Now available in a new recording, Jojo Moyes’ 2009 novel may terrify listeners renovating their homes, but everyone should enjoy it hugely.
Isabel Delancey, a recently widowed mother of two, is shocked to discover that she is on the verge of bankruptcy. A talented classical violinist who had abandoned her career, Isabel must sell her family’s upscale London home, fire the nanny and find out how and where to live. Then comes the news that a distant relative has passed away and left him his decrepit country mansion. Isabel sees an opportunity, but there is a catch: the local builder helping with a massive renovation sees the house as his own. As the walls crumble, Isabel’s savings begin to disappear in a cloud of plaster dust.
The novel, beautifully narrated by actress and singer Elizabeth Knowelden, is a potent blend of betrayal and obsession; village life and romance; dry rot and load-bearing walls. (Penguin, full version, 1:15 p.m.)
Katie Crouch’s skillfully written novel shows us the thankless lot of “trailers”, the wives of foreign diplomats.
Amanda Evans gave up the job she loved in California so that her husband, Mark, a second-rate scholar, could pursue a study funded by Fulbright and overseen by the U.S. Embassy in Namibia. It turns out that Mark had secretly turned to this project in hopes of finding out the fate of a woman he loved but abandoned when he was in the Peace Corps 20 years ago. Is she dead? Or disappeared? Or has she taken on a whole new identity? We begin to suspect the last one and also who exactly she is now. The situation becomes delicate. The novel is partly a satire of poisoned and exploitative embassy communities, partly a comedy of manners and partly a drama.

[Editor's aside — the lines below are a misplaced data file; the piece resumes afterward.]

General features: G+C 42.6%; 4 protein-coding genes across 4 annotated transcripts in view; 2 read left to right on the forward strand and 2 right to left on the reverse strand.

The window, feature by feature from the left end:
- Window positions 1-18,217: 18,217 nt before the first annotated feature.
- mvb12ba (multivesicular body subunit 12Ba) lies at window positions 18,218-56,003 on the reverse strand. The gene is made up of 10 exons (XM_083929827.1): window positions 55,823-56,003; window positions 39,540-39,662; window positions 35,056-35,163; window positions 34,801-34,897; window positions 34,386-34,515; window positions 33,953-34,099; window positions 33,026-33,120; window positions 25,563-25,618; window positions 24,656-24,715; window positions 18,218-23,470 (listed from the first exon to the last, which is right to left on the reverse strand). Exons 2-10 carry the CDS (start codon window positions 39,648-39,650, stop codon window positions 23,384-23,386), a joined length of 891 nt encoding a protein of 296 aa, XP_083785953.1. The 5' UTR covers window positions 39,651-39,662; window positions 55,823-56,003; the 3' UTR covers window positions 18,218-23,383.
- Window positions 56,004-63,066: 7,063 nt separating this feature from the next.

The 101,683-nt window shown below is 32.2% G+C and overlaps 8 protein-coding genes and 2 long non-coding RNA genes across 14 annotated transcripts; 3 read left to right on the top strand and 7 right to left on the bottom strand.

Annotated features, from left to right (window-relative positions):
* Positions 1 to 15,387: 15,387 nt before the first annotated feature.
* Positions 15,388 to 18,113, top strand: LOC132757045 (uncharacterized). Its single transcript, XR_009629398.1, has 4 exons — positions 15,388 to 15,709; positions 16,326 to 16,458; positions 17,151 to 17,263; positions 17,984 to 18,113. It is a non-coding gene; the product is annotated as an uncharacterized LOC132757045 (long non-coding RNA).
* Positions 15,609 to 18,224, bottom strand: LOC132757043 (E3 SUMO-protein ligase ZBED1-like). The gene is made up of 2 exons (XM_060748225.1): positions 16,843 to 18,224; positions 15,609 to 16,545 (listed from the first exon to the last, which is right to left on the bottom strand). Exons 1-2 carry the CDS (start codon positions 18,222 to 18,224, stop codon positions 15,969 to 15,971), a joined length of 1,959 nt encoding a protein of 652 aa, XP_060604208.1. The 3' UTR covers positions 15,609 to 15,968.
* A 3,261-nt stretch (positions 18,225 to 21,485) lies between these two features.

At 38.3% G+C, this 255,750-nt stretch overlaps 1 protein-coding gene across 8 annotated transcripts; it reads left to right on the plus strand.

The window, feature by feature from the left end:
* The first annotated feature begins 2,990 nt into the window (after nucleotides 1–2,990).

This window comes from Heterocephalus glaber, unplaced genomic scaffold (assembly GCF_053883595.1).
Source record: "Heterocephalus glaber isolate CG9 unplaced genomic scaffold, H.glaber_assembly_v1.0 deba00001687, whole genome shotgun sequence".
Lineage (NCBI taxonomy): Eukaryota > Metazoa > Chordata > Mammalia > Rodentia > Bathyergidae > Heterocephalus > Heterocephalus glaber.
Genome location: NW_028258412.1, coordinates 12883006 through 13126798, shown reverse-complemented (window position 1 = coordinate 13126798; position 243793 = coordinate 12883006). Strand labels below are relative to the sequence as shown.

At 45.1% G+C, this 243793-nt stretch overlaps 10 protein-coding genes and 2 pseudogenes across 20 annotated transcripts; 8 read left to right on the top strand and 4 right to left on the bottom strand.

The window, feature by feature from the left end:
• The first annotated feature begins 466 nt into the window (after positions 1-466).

Marni Penning tells the book in a clear and direct manner, distinguishing the speakers with a mixture of voices and accents, some of them apparently of his own invention. (Dream landscape. Full version, 14 hours)
Sunjeev Sahota’s intense and heartbreaking novel is based on a tale passed down through the author’s family.
In the center is the “porcelain room”, an outbuilding of a farm in rural Punjab where, in 1929, the three wives of three brothers sleep and cook for their husbands and their dictatorial mother-in-law, Mai. After arranging the marriages, Mai chooses which woman will spend the night in a completely dark “windowless room” with her respective husband. “Dedicated, veiled and silent,” wives are prevented from knowing which brother is whose husband, an ignorance that leads to the terrible blunder that turns the life of the youngest wife, Mehar, 15, upside down. His story alternates with that of Mehar’s great-grandson, an 18-year-old addicted to heroin. To get rid of his habit, he retires to the abandoned farm in India, where, grimly, one of the outbuildings is equipped with bars. We end up discovering their usefulness after a few painfully suspensive hours.
Antonio Aakeel takes up the first-person narration of Mehar’s struggling great-grandson while Indira Varma tells Mehar’s story in a low, melodic voice. (Penguin Audio, full version, 6 hours)